|T O P I C R E V I E W
||Posted - 08/02/2018 : 10:42:57
I hope I'm not posting this in the wrong forum. If so, please point me in the right direction. I'm new to the art of grading comics, so I could use some help. First, a little background.
My wife has a great collection of about 1200-1400 comics from the mid '70s through the early '90s, including many sought-after issues (ASM #297-300; Tomb of Dracula #10, New Mutants Annual #2, Wolverine limited series, etc.) that are in really good shape.
She bought the vast majority when they first came out, put them in the appropriate bags with cardboard backers, then put them in comic book boxes, in a closet in an air conditioned room. So they were well taken care of for the last 30 or so years.
We recently decided to sell the collection, but we wanted to get some idea of what it was worth. So I've been reading up on how to evaluate the value of a comic, including this article: http://artfulinvestments.com/comic-book-grading/. Eventually, we'll have CGC evaluate the most valuable issues, but first we have to determine which of them are worth paying $37 apiece to grade. Obviously, a 9.4 ASM #300 is worth grading, but maybe a 7.0 isn't.
For the most part, it's fairly clear what to look for and to a lesser extent how much to knock off due to flaws. But there's one flaw that has me scratching my head: paper color.
Many of the comics in my wife's collection are at first glance in near-mint or near-mint+ condition, with maybe a few barely visible stress marks or similar on the cover, or it's slightly off-center. But the pages inside have yellowed somewhat. I now this is a negative, and when combined with other flaws can knock the value down considerably.
According to the article above, for a comic to be in the VF-NM/8.0-9.0 range, "The pages can be off-white to even slightly yellow but should still be attractive and should still feel nice." But in addition to numerous small and possibly one or two major defects, to qualify as a F/VF/7.0 "The pages may no longer be off-white – they be yellowish or light tan but still not showing too much age."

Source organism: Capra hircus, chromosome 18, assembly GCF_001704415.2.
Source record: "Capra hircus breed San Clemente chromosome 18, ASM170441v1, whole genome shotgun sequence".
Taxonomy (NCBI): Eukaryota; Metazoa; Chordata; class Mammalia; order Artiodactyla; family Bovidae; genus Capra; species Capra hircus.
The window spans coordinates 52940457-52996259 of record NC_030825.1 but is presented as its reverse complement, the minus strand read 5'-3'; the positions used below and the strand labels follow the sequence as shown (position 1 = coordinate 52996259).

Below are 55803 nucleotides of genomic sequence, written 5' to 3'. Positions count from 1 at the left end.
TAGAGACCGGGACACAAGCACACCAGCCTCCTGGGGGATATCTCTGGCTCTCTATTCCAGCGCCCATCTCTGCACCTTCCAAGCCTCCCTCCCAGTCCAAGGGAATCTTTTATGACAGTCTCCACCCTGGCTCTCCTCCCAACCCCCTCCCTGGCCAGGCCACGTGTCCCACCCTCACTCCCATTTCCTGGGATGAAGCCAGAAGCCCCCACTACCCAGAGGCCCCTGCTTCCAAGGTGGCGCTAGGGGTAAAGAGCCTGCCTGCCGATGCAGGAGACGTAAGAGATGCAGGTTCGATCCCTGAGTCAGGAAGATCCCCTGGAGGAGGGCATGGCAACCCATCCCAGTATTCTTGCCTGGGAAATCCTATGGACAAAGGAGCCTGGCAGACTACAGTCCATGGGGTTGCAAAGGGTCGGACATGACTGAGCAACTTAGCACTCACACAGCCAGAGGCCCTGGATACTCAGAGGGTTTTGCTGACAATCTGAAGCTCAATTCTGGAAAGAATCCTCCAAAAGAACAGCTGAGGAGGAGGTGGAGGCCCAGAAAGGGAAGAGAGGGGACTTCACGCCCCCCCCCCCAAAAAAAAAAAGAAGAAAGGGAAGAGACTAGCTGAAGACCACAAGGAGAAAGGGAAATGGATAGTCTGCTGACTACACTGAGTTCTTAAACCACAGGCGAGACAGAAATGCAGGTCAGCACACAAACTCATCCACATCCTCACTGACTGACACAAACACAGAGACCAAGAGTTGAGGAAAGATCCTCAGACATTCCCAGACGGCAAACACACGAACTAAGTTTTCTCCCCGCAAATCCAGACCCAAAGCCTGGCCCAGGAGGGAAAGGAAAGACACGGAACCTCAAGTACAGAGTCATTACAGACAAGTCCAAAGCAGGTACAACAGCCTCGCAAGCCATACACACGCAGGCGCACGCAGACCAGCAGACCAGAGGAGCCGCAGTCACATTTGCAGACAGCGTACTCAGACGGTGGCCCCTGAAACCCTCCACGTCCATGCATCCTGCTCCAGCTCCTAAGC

From this it sounds like the highest level a comic can reach with yellowed pages--along with numerous flaws--is 7.0. But what about a comic that has virtually no flaws, just cream-colored pages? Is that still a 7.0 or 7.5, maybe, or could it be an 8.5, a 9.0, or a 9.2? It's really hard to value a comic collection if you don't know whether a comic is a 7 or a 9. :)
Also, how off-white is off-white (or cream, or tan)? I haven't found any pictures that show examples of each shade of color. Again, it's had to value a comic if you aren't sure whether it's off-white or cream.
Also, I remember that the cheap paper they used in the '70s wasn't really all that white to begin with. More of a pale gray to slightly yellowish. So it seems silly to expect them to be snow white 40 years later. The same with comics from the '80s. It makes sense to expect that from more modern comics, but not the older ones (especially those from before the '70s).
So I'm stuck at the moment. I'm sure if I keep digging I can find the answers on my own, but I was hoping the experts here could point me toward a book, or website (or several) that are good resources for those trying to value a comic or collection. I have of other questions I need to find answers to.
Thanks for your help!i
|6 L A T E S T R E P L I E S (Newest First)
||Posted - 08/02/2018 : 12:44:13
Gotcha, Brain. It shouldn't be a problem, though, because going by the Overstreet OWL card in the first link, I don't think we have any that are lower than mid off-white, and "Off-white" (line 3) goes up to 9.9 (In the absence of significant flaws, of course) ion the chart you referenced. At worst "Light tan to off-white" (line 5) goes to 9.2.